The POMV legislation that did pass the Senate is SB 26. The draw is 5.25% and the split is 25/75 between dividends and funding government. While I have concerns about the size of the draw and split between the People’s dividends and government spending, in principle I support the POMV approach.


I am pleased to report that 3 pieces of legislation I introduced has been passed and will head to the Governor for his signature. It’s always nice to work with fellow Southeasterners on legislation that matters in the district.

SB 3 – Small Vessel Wastewater Exemption– This legislation reinstates an exemption from large cruise ship wastewater requirements for smaller cruise ships and state ferries. This action preserves the ability of several state ferries and small passenger cruise ships to operate in Alaska waters using the existing wastewater permit system. I am glad we were able to keep the ferries running while still serving communities and not interrupt the tourism industry.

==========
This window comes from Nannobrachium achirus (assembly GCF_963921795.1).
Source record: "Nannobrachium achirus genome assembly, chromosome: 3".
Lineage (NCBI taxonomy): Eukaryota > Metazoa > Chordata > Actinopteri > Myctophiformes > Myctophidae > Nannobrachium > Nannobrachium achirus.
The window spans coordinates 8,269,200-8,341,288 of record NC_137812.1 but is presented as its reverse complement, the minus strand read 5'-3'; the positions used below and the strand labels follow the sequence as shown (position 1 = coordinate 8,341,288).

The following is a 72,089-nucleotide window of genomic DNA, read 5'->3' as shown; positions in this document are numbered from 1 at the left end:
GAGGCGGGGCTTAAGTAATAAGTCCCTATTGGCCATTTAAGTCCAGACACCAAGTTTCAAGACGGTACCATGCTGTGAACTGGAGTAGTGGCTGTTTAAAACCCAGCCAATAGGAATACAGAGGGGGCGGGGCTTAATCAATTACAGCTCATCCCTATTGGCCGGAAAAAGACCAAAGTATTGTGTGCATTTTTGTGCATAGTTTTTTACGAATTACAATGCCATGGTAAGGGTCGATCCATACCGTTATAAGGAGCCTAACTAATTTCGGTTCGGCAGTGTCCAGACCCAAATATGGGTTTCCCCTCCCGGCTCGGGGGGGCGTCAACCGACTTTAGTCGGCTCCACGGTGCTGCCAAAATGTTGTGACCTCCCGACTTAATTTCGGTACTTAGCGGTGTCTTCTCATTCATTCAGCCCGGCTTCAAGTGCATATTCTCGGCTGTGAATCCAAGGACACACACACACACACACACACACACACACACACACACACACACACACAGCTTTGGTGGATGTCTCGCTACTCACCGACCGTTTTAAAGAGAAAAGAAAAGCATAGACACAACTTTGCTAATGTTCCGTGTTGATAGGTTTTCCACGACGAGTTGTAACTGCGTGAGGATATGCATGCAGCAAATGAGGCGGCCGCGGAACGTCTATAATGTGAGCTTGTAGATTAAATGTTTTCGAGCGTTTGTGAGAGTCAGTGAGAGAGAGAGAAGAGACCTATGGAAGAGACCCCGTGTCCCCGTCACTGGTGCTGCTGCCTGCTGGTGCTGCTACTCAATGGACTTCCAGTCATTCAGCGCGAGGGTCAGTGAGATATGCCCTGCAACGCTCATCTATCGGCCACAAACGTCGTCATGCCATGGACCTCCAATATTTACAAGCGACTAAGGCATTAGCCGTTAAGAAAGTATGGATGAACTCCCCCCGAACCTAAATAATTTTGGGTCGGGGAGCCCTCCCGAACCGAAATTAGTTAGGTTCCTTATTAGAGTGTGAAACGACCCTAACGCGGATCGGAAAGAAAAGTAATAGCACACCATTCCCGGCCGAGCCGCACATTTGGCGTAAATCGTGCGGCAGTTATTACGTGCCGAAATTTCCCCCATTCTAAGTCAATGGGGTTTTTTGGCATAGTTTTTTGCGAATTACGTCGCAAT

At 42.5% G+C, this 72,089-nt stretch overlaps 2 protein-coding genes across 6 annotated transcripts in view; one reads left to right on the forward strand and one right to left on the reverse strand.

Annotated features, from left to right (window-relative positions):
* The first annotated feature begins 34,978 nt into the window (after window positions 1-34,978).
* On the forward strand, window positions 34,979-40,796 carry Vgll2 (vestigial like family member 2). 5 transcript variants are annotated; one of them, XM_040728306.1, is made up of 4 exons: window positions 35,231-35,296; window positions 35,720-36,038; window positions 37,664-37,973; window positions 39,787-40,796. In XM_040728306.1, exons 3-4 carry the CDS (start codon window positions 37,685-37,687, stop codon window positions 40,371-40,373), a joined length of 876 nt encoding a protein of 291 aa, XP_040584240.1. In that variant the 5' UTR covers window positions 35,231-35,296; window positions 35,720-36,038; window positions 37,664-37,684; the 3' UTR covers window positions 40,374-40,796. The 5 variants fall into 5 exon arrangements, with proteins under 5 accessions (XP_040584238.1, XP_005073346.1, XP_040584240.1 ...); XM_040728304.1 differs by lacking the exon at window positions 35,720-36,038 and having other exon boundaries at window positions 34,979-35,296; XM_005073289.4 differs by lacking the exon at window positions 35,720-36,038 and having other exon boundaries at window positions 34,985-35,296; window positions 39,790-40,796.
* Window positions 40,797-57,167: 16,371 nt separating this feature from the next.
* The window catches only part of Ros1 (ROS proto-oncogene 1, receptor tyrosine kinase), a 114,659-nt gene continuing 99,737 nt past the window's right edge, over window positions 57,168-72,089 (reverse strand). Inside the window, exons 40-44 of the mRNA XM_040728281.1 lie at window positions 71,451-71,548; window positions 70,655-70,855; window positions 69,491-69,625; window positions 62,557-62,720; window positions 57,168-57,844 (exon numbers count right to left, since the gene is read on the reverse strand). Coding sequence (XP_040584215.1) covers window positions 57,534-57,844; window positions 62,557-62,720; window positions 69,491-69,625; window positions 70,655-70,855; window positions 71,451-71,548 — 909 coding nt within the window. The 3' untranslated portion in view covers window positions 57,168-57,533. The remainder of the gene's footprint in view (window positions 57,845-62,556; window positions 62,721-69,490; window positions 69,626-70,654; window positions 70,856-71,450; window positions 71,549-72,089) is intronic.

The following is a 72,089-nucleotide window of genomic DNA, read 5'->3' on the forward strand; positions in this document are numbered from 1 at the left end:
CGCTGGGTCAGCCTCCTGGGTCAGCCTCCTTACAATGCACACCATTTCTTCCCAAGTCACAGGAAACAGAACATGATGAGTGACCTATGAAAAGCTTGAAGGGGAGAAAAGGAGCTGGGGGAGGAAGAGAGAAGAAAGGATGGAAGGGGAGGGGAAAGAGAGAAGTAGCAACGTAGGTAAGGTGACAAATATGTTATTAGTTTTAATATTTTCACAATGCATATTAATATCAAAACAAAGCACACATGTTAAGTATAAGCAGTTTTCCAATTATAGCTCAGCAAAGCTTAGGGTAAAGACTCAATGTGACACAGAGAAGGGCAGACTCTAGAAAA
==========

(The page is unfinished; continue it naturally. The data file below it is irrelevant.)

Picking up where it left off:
SB 28 – Municipal Land Selections: Petersburg – This is an important bill that allows the new Petersburg Borough to receive just over 14,000 acres of land from the State of Alaska. This gives the Borough a reasonable amount of state land for economic and residential development in the future. It is particularly important to give the Borough the ability to stand on its own during times of state budget reductions. My involvement with this legislation began last Fall.

SB 88- Alaska Mental Health Trust Land Exchange – This bill advances a land exchange between the Alaska Mental Health Trust and the United States Forest Service that has been languishing for a decade in the federal bureaucracy. The exchange will benefit communities, protect view sheds close to towns, and will benefit the timber industry and provide much needed jobs by providing timber supply. The Alaska Mental Health Trust will use the proceeds from timber sales for Alaskans with mental health needs.